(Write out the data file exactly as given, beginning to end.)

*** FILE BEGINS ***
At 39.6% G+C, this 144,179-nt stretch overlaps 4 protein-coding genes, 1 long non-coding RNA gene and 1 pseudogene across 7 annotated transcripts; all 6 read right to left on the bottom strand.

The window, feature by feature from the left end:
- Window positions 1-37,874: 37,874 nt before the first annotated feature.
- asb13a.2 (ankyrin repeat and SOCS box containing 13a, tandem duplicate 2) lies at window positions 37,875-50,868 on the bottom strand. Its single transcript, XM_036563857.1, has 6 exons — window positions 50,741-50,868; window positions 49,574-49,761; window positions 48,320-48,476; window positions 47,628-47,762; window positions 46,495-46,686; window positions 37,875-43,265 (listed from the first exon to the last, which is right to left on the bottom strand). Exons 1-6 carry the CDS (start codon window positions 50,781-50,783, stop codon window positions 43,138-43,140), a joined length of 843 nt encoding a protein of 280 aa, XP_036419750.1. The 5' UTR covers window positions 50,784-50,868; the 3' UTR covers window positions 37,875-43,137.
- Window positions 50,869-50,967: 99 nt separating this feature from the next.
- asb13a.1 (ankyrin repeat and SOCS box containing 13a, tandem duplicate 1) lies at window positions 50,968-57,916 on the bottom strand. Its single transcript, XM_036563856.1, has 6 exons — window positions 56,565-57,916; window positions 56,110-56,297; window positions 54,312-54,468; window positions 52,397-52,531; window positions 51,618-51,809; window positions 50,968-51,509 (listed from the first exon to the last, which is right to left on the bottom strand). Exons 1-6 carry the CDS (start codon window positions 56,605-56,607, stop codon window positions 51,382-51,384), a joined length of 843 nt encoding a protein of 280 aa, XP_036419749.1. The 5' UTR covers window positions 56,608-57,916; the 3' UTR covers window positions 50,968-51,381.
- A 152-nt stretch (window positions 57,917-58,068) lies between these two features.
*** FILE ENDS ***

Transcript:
At 39.6% G+C, this 144,179-nt stretch overlaps 4 protein-coding genes, 1 long non-coding RNA gene and 1 pseudogene across 7 annotated transcripts; all 6 read right to left on the bottom strand.

The window, feature by feature from the left end:
- Window positions 1-37,874: 37,874 nt before the first annotated feature.
- asb13a.2 (ankyrin repeat and SOCS box containing 13a, tandem duplicate 2) lies at window positions 37,875-50,868 on the bottom strand. Its single transcript, XM_036563857.1, has 6 exons — window positions 50,741-50,868; window positions 49,574-49,761; window positions 48,320-48,476; window positions 47,628-47,762; window positions 46,495-46,686; window positions 37,875-43,265 (listed from the first exon to the last, which is right to left on the bottom strand). Exons 1-6 carry the CDS (start codon window positions 50,781-50,783, stop codon window positions 43,138-43,140), a joined length of 843 nt encoding a protein of 280 aa, XP_036419750.1. The 5' UTR covers window positions 50,784-50,868; the 3' UTR covers window positions 37,875-43,137.
- Window positions 50,869-50,967: 99 nt separating this feature from the next.
- asb13a.1 (ankyrin repeat and SOCS box containing 13a, tandem duplicate 1) lies at window positions 50,968-57,916 on the bottom strand. Its single transcript, XM_036563856.1, has 6 exons — window positions 56,565-57,916; window positions 56,110-56,297; window positions 54,312-54,468; window positions 52,397-52,531; window positions 51,618-51,809; window positions 50,968-51,509 (listed from the first exon to the last, which is right to left on the bottom strand). Exons 1-6 carry the CDS (start codon window positions 56,605-56,607, stop codon window positions 51,382-51,384), a joined length of 843 nt encoding a protein of 280 aa, XP_036419749.1. The 5' UTR covers window positions 56,608-57,916; the 3' UTR covers window positions 50,968-51,381.
- A 152-nt stretch (window positions 57,917-58,068) lies between these two features.